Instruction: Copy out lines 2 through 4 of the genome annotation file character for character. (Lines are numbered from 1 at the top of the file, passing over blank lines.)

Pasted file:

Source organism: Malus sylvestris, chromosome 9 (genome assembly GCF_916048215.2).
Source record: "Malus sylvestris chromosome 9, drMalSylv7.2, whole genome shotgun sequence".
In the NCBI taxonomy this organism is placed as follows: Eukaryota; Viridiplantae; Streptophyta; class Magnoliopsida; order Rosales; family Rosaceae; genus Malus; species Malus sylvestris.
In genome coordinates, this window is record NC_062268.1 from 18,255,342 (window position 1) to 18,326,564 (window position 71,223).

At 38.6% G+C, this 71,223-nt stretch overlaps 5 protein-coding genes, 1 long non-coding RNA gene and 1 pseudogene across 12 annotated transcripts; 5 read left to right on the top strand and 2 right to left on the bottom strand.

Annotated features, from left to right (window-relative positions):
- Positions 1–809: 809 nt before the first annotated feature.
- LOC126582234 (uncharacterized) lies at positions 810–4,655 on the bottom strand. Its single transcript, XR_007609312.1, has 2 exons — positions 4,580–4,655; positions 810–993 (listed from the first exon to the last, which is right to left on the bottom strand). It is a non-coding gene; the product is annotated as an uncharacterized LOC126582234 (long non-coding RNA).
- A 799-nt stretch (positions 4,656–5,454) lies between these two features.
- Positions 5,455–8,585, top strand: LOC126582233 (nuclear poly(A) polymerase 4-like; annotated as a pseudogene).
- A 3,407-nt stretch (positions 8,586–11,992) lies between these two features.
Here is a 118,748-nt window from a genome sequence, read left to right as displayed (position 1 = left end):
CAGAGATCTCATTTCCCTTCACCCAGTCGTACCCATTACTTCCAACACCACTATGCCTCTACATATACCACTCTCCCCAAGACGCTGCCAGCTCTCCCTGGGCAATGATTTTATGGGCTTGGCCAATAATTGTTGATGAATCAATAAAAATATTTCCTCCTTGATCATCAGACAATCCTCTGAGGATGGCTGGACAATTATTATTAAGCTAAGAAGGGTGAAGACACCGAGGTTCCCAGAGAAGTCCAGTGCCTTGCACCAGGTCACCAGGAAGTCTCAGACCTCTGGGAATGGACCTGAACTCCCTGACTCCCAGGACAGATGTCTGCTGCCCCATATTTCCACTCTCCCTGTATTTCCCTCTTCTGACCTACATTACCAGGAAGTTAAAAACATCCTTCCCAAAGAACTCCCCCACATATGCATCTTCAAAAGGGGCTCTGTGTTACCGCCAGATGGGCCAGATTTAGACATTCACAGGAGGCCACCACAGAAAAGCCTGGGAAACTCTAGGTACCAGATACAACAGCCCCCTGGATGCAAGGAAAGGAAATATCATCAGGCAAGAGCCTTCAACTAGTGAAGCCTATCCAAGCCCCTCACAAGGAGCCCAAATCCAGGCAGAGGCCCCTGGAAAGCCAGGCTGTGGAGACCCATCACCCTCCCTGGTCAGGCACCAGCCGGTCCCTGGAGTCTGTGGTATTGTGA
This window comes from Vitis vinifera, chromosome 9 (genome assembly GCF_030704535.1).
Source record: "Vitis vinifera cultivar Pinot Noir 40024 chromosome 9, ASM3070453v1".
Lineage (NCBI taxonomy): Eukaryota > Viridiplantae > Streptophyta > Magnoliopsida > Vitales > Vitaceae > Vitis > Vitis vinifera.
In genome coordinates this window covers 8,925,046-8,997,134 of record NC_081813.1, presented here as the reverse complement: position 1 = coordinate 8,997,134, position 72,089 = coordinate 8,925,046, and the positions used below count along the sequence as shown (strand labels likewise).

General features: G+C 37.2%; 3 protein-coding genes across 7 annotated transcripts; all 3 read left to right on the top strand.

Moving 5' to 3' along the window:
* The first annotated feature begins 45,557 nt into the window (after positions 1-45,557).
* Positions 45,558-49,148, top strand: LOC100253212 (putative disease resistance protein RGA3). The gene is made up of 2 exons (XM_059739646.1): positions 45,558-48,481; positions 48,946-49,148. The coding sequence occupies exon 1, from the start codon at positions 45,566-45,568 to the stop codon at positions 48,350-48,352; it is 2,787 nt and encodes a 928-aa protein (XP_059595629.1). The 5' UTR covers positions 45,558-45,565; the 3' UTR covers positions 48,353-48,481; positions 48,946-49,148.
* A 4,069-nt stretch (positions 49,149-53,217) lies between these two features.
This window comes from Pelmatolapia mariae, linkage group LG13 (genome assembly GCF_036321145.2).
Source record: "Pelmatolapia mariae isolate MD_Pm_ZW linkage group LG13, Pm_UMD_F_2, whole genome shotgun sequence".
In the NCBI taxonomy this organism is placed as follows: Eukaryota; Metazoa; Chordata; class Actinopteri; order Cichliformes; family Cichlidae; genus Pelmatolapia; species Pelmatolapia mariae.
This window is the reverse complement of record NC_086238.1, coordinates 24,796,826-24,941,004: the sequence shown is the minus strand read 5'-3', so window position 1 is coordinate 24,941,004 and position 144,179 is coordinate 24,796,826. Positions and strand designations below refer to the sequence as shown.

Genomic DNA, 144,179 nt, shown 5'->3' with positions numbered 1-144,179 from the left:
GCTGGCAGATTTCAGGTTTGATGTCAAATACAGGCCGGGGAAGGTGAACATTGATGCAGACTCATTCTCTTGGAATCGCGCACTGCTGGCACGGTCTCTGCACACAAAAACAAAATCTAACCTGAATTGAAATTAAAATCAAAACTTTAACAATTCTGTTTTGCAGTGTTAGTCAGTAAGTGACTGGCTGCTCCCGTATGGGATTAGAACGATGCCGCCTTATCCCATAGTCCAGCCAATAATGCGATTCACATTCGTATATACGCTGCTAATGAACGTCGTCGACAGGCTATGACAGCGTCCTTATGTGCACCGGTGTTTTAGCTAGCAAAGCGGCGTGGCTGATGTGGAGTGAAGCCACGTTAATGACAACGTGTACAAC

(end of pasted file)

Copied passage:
Source record: "Malus sylvestris chromosome 9, drMalSylv7.2, whole genome shotgun sequence".
In the NCBI taxonomy this organism is placed as follows: Eukaryota; Viridiplantae; Streptophyta; class Magnoliopsida; order Rosales; family Rosaceae; genus Malus; species Malus sylvestris.
In genome coordinates, this window is record NC_062268.1 from 18,255,342 (window position 1) to 18,326,564 (window position 71,223).